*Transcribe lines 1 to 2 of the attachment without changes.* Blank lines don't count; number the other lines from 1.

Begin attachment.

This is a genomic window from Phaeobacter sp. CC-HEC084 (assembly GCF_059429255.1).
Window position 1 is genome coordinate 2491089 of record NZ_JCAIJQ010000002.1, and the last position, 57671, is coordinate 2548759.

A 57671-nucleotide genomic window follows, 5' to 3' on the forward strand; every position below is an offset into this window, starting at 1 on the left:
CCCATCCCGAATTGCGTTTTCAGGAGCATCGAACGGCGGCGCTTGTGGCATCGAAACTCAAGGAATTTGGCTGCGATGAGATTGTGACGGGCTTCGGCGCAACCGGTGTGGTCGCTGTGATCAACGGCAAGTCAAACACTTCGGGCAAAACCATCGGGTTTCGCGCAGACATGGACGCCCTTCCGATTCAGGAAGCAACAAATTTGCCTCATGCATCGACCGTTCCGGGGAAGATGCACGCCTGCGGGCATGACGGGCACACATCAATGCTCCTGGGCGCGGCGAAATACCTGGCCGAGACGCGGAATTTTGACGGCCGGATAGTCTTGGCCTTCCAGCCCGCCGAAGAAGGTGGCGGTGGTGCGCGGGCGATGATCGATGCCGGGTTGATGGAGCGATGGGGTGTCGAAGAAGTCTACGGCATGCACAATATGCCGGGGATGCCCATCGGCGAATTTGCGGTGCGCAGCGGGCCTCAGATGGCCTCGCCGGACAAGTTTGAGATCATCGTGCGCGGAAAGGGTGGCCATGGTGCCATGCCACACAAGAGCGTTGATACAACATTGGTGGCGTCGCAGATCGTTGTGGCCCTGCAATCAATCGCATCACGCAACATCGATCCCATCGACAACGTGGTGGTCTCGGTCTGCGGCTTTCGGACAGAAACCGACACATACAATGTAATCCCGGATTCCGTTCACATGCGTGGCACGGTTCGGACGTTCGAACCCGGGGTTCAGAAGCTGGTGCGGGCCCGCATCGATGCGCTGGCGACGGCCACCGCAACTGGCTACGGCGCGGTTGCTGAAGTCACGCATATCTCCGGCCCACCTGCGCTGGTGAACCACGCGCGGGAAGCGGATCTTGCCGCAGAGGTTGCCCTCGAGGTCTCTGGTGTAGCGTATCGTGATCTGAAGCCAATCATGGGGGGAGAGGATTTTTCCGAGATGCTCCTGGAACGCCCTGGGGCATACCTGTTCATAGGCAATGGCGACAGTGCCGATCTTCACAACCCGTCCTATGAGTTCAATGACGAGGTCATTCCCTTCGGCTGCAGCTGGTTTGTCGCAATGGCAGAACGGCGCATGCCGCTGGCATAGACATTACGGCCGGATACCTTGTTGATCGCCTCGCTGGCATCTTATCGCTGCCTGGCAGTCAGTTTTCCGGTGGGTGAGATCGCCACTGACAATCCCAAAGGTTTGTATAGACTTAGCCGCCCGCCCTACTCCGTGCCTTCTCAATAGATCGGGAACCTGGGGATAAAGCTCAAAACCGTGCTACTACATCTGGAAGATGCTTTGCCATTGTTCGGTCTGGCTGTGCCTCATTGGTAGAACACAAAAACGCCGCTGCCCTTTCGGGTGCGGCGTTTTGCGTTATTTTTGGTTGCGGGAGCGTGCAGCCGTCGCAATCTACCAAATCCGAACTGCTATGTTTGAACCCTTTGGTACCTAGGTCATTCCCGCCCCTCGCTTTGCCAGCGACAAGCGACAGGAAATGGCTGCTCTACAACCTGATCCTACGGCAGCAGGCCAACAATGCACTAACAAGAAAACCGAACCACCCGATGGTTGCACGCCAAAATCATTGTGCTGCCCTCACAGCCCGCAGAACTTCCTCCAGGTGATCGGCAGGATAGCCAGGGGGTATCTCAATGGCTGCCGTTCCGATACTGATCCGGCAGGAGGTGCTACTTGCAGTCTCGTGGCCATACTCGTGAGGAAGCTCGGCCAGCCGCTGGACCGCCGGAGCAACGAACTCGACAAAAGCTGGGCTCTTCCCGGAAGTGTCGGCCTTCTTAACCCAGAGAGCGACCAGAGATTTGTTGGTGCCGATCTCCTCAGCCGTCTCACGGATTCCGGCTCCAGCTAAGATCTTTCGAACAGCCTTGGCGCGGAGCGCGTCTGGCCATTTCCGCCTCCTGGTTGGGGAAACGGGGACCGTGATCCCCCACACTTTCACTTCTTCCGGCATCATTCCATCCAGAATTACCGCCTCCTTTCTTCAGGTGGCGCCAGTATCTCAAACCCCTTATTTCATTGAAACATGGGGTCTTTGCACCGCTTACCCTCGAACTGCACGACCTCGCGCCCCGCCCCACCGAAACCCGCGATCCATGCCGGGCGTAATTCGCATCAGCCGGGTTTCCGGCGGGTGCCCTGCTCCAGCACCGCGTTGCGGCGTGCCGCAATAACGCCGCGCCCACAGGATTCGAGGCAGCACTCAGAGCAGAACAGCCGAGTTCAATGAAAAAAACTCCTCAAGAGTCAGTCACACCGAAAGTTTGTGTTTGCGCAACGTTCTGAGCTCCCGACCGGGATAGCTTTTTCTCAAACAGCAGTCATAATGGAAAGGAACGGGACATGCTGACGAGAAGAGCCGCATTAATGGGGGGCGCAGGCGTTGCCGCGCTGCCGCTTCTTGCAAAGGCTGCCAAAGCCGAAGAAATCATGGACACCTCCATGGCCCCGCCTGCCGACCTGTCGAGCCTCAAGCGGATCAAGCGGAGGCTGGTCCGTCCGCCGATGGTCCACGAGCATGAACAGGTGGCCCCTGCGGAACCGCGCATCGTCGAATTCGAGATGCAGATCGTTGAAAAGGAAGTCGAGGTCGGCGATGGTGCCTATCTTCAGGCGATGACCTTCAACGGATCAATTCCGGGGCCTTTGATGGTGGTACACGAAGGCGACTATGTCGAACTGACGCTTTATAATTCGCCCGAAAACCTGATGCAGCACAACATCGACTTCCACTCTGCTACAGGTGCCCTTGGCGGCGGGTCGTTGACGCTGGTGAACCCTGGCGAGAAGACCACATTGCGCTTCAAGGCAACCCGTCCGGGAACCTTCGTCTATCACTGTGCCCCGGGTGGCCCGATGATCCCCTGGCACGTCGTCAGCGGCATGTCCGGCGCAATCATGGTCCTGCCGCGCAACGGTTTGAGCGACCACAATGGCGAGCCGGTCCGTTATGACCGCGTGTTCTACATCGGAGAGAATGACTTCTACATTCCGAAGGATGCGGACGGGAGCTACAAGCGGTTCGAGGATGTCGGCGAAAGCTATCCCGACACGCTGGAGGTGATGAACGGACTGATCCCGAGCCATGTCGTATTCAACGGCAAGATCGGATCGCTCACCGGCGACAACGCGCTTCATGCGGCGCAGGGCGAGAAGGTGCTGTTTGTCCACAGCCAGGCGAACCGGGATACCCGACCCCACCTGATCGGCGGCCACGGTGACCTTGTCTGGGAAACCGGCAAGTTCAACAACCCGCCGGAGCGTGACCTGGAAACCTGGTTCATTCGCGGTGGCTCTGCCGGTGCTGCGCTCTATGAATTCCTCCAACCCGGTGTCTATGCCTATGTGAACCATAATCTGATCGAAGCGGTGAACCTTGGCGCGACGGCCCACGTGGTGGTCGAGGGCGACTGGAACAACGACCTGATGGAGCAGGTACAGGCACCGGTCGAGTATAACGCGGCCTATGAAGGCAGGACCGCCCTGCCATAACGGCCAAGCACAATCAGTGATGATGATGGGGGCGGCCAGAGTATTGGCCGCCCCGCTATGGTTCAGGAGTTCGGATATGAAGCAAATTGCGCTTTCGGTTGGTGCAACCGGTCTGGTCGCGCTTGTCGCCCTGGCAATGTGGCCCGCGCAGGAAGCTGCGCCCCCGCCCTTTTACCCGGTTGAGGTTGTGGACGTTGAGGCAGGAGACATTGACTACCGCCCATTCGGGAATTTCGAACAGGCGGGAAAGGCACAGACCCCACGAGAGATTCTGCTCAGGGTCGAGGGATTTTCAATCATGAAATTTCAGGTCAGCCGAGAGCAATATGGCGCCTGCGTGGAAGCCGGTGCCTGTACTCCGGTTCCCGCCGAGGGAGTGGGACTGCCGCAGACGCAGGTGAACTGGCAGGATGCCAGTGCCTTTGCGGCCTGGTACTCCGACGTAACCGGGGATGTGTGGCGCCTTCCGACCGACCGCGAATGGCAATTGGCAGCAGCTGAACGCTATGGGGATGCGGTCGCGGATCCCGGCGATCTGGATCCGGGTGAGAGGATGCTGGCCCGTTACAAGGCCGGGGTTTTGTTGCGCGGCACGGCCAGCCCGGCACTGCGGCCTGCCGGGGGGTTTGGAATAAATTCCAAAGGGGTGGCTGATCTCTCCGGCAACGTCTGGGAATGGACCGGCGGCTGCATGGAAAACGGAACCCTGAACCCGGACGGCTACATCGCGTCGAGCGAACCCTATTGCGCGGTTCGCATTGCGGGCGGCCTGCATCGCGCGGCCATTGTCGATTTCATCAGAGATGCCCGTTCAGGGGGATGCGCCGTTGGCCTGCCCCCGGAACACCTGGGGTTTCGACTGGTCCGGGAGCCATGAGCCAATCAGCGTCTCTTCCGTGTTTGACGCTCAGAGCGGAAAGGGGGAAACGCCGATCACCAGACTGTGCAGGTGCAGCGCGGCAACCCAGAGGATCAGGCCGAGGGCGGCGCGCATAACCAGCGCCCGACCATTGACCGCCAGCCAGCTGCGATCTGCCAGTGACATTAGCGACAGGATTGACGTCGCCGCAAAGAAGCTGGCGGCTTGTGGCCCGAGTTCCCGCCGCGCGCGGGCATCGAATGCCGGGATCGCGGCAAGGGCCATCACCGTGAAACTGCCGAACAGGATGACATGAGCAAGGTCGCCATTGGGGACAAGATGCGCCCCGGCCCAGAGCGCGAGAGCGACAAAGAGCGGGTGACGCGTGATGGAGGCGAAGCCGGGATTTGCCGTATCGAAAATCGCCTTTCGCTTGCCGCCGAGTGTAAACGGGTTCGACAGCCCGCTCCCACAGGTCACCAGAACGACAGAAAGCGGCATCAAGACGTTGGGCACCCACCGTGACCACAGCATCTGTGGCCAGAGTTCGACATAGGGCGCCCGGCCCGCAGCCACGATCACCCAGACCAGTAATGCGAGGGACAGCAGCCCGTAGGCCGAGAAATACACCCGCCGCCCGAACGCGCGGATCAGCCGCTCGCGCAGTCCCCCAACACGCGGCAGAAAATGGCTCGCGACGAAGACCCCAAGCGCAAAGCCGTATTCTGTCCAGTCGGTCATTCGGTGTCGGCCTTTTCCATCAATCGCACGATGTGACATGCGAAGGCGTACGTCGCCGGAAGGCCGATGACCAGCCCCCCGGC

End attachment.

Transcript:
This is a genomic window from Phaeobacter sp. CC-HEC084 (assembly GCF_059429255.1).
Window position 1 is genome coordinate 2491089 of record NZ_JCAIJQ010000002.1, and the last position, 57671, is coordinate 2548759.